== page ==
Kyle’s Kommentary: “That sounds like a bus payment, boys!”

Kyle’s Kommentary: “That sounds like a bus payment, boys!”

Gospel music is unique in that many artists will record two basic types of albums: “frontline” label releases and table projects.

Label releases (or “mass market” or “A-projects”) are often funded by a record label, recorded on a larger budget, and released to market nationally in stores. These projects are most often made up of original material in an effort to not only further the career of the artists, but also for the label to get a return on their investment (and any profits on top of it). They also involve more creative input from more sources; if a record company is investing in an album, you can bet they will have a say in what is recorded and how. It’s very much a group effort to release the best album possible to maximize the return. At the end of the day, the label owns and controls the master recording, and the artist can purchase product from the label at a discount (or simply have a set amount made available to them, which is deducted from any royalties).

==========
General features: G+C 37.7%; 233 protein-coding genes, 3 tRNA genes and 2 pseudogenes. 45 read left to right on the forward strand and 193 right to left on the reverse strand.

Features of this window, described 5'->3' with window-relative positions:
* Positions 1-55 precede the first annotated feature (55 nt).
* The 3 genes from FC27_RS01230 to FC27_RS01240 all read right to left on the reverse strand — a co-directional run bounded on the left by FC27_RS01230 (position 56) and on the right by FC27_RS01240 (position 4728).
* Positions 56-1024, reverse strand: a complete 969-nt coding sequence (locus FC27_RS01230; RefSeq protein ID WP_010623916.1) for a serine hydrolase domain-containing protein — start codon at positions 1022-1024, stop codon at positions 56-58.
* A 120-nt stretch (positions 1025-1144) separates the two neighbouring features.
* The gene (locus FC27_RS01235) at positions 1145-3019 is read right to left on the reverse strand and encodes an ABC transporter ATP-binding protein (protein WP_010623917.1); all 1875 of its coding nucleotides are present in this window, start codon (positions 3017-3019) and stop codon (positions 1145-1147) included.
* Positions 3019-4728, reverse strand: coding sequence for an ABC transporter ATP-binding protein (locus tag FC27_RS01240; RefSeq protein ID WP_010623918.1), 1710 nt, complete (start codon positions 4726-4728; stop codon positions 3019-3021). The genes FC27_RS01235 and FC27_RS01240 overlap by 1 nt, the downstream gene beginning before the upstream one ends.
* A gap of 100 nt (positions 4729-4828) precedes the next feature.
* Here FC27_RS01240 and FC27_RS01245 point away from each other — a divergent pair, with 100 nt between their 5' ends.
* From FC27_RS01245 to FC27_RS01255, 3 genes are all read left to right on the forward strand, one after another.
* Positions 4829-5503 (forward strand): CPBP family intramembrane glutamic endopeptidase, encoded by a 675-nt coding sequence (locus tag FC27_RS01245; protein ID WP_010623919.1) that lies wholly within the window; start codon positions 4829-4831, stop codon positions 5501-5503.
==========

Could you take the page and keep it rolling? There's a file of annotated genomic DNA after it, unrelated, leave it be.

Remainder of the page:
Table projects, on the other hand, are typically recorded on a lower budget and usually funded by the artist themselves. They are smaller-scale productions, and in many cases, consist of previously-released material (“cover songs”). They’re intended primarily to provide extra income while on tour, or perhaps to quickly introduce a new group member. While some of these projects can be of high quality, most are done quickly, with less attention to detail, and more focus on simply giving concert attendees something else to purchase. And since there is no middle man (other than paying royalties), once the investment is recouped, the rest goes straight into the artists’ pockets. At the end of the day, the artist owns the master recording, with which they can do as they wish.

With the advent of digital distribution through independent sources such as SoundCloud or CDBaby, even these table projects can get international distribution (at least digitally), so there’s more incentive to record as high-quality of a project as possible, but throughout the 70’s in particular, the only folks who would hear these albums would be those who came to a concert and purchased it directly from the artist. With relatively smaller audience (who is already sold on your group, since they’re at your concert and paying extra for an album), the incentive for polished recordings (let alone perfection) was arguably lower. That doesn’t mean there weren’t some good table projects from this time, but the majority of them were done in one or two takes with limited musicians simply to get something else to sell.